Alumni Remembrances

  • John Callahan, TDHS Class of 1969

    Posted by tdhs_webmaster on 11/1/2015


    John was born in Portland, Oregon on February 5, 1951, and was adopted.   He graduated from TDHS in 1969.  When he was just 21, was injured in a car accident and became a quadriplegic. But life takes odd turns:  Finding himself able to grip a pen with both hands, he found a dark humor in his life, and with rough, almost crude drawings, captured with biting honesty, the life of the disabled.   

    He lived in Portland, Oregon, and, for 27 years, his work appeared in the Willamette Week and was nationally syndicated, appearing in newspapers all over the country.   His controversial subjects led to protests against the Willamette Week, but he kept drawing, and they kept publishing. Timothy Egan wrote about Callahan in the New York Times in 1992.   He quotes Callahan:  “My only compass for whether I’ve gone too far is the reaction I get from people in wheel chairs, or with hooks for hands,” Callahan said. “Like me, they are fed up with people who presume to speak for the disabled.” All the pity and the patronizing, that’s what is truly detestable.” 


    Besides his cartoons, he wrote many books, including,

    • Digesting the Child Within and Other Cartoons to Live By
    • Do Not Disturb Any Further
    • Do What He Says! He's Crazy!!!
    • Don't Worry, He Won't Get Far on Foot: The Autobiography of a Dangerous Man
    • I Think I was an Alcoholic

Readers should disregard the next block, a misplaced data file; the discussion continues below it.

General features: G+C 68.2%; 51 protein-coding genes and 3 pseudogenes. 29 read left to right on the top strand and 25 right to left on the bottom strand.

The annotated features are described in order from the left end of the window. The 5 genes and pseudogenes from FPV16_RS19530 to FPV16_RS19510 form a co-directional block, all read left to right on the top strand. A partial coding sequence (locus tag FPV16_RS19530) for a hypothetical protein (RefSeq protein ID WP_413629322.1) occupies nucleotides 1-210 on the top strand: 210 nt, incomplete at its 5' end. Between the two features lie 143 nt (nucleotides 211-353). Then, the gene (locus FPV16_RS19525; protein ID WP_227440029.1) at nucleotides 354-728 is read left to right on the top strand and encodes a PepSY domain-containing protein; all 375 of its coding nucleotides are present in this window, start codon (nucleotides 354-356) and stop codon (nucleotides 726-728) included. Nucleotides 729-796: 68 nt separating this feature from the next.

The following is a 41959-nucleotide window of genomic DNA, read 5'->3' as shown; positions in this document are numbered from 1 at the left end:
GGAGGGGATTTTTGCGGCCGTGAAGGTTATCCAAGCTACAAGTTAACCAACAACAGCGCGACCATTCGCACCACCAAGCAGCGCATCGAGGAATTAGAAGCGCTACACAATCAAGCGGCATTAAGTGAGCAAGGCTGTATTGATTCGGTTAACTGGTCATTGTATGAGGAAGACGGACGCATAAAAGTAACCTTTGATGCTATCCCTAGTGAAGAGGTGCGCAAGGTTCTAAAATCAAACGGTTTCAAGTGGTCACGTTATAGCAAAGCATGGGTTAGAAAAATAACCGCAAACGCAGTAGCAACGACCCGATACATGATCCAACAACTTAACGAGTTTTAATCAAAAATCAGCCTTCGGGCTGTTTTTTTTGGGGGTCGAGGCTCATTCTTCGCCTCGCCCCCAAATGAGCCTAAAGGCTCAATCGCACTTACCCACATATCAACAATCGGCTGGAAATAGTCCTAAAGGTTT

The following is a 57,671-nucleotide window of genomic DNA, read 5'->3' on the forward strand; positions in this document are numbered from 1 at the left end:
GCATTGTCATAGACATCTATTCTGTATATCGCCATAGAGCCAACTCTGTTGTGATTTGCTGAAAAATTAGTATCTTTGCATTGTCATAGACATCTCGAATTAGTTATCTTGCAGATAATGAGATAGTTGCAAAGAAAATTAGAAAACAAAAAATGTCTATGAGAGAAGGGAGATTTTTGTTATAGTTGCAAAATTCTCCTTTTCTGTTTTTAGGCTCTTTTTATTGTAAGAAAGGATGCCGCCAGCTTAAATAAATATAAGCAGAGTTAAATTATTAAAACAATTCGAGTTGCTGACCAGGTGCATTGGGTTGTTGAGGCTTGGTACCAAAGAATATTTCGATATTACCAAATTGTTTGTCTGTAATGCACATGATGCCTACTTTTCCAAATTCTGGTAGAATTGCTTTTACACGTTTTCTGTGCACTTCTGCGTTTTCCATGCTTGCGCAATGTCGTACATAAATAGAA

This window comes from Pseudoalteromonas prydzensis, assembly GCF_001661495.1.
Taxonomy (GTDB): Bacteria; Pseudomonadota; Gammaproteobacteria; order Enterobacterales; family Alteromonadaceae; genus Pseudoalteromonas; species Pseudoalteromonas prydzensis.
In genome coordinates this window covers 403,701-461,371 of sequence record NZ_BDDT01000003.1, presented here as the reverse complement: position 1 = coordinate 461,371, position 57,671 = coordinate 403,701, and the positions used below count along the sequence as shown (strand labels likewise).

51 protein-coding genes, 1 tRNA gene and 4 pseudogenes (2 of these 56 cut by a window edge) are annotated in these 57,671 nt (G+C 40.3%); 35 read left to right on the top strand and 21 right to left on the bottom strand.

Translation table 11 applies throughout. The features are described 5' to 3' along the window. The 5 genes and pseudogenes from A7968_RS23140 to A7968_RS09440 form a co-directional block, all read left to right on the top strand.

• Will the Real John Callahan Please Stand Up? Lurid Revelations, Shocking Rejections, Irate Letters, With an Introduction by Robin Williams

    And if all that weren’t enough, he wrote music, released a CD, painted nudes and portraits, showed his work in galleries, was the subject of a Dutch documentary entitled “Touch me someplace I can feel”, and two television cartoon series were based on his works, one sanitized for Nickelodeon, and one, “Quads”,  created by an Australian/Canadian consortium,  was written with the full bite of his wit.  


    John realized that his cartoons, writing and music were a form of therapy for himself, and thought he could help others.   He began to pursue a Master’s Degree in counseling, but became ill and was not able to complete it.  John died on July 24, 2010.


    To get a full look at his unique perspective, go to his website: Thanks to the internet, and his robust body of work, he lives on.    RIP, John.

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